Opinion

Kyle Troutman: He left it blank

Saturday, April 23, 2022

One of my most challenging assignments when I started my journalism career was a beat I had never explored before — the farm and ranch beat.

Having absolutely zero clue what news farmers and cattlemen in White County, Ark., would want delivered to them, I sought some guidance at the local Extension Office.

I met all kinds of knowledgeable individuals who taught me all sorts of things about row crops, dairy operations and beef operations. One thing that sticks out was when I, at an organic edamame farm, learned the difference between soybeans and edamame — there isn’t one.

My first story in print was actually a cattle story. It was the middle of July and in triple digits in Searcy, and as I was driving around looking for ideas, I passed the livestock auction buildings and saw all the cattle herded under the giant metal roofing. My thought was, how do they keep all those cows from overheating?

Despite my family sarcastically asking if I still report on the epidemic of “hot cows” in my current job, that story was not bad for my first original article.

As I continued reporting, my knowledge of things like soil composition, irrigation, culling herds and grazing grew exponentially. After a few months, I felt like I had a much firmer grasp of how to keep the farming community well-informed.

I brought that knowledge along to Barry County, hoping I could deliver the same level of farm and ranch reporting when needed.

To write good stories, you have to have good sources. They have to be knowledgeable, respected and trustworthy.

Not many people exude those characteristics as much as Eldon Cole, a 58-year livestock specialist and MU Extension employee.

Until his death of heart failure on Sunday, Eldon was the longest-serving faculty member of the Extension.

My work with Eldon occurred about two or three times a year. As many times as I have talked to him over the last 8 years here, I never got the pleasure of meeting Eldon.

Instead, he and I would connect through email, or more often, by phone. Anyone who has spoken to Eldon can probably pick out his cadence and dulcet tones. He may have the most recognizable voice of any MU employee.

Eldon was always lighthearted and willing to go the extra mile to help improve a story, whether it meant seeking out specific statistics or referring me to ranchers themselves for unique operations or successes needing reporting.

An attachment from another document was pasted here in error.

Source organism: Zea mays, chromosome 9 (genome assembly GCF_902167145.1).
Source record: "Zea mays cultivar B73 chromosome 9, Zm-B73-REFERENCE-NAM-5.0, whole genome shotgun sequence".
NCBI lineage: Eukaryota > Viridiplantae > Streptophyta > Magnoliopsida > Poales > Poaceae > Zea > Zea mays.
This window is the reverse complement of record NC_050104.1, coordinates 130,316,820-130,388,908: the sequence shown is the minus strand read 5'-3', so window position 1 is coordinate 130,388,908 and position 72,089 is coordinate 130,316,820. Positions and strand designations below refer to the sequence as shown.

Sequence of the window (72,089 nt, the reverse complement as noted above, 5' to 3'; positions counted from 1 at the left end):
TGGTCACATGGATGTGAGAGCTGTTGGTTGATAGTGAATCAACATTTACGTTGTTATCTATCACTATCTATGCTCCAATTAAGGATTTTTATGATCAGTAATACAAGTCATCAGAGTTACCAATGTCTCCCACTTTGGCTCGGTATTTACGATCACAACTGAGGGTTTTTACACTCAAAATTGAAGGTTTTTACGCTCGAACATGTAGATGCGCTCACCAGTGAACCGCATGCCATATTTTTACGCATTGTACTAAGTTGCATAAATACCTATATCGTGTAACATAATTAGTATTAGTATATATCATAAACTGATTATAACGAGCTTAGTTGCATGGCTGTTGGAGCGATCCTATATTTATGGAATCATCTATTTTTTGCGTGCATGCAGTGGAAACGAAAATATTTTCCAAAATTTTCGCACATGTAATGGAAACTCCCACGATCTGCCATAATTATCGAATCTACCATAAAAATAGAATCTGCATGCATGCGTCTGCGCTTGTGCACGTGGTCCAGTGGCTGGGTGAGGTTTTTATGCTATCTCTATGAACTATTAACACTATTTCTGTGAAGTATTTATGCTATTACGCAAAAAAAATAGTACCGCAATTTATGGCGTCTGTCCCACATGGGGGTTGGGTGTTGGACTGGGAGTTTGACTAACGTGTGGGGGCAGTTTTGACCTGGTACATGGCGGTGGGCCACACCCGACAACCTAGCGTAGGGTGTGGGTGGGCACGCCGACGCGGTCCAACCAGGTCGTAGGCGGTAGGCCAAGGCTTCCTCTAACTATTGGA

What always stuck out to me even more than his helpfulness and his voice for radio was his commitment to the Extension. Sometimes, it would take us a couple of days to connect. If that was the case, Eldon was usually out giving seminars or helping cattlemen.

On more than one occasion, we conducted interviews while he was on the road returning from one of his appointments.

I can’t speak highly enough of Eldon, and I have not even known the man for a decade. Our reporter, Melonie Roberts, has known Eldon for more than 20 years.

“He has never failed to respond promptly and courteously to my requests for information for a story and point me in the direction I needed to go,” she said. “He was quiet and patient, and someone I knew would never hesitate to give freely his knowledge or expertise. These few words cannot begin to express the measure of respect that I, and many others in Lawrence County and the surrounding area, have for this man. He will be missed.”

Others often mention a quirk of Eldon’s, his penchant for old-school tools.

“He has everything written down on a yellow legal pad, and for a while, he recorded cassettes for his spots that we would mail to the station,” said Janet Adams, Eldon’s secretary. “He’s extremely dedicated, and in fact, he beats me to the office most days. He’s usually on the phone with clients before I arrive at 8.”

Cole and his wife, Charlotte, have four children — Scott, Deanna, Brian and Kelly — and seven grandchildren, all representing a family tree festooned with black-and-gold Mizzou degrees. And the roots reach back to Cole’s fledgling moments as a young Tiger embarking on a long career.

In early April, Eldon said in an MU interview that he still had his paperwork from his first MU job interview — a simple, one-sheet application with one question that stands out.

“It asked, ‘How long do you plan to work for MU Extension?’ he said. “I left it blank.”

We hope Eldon’s left-it-blank attitude will continue to be a beacon of inspiration to the community.

Kyle Troutman has served as the editor of the Cassvile Democrat since 2014. In 2017, he was named William E. James/Missouri Outstanding Young Journalist for daily newspapers. He may be reached at 417-847-2610 or editor@cassville-democrat.com.

Respond to this story

Posting a comment requires free registration: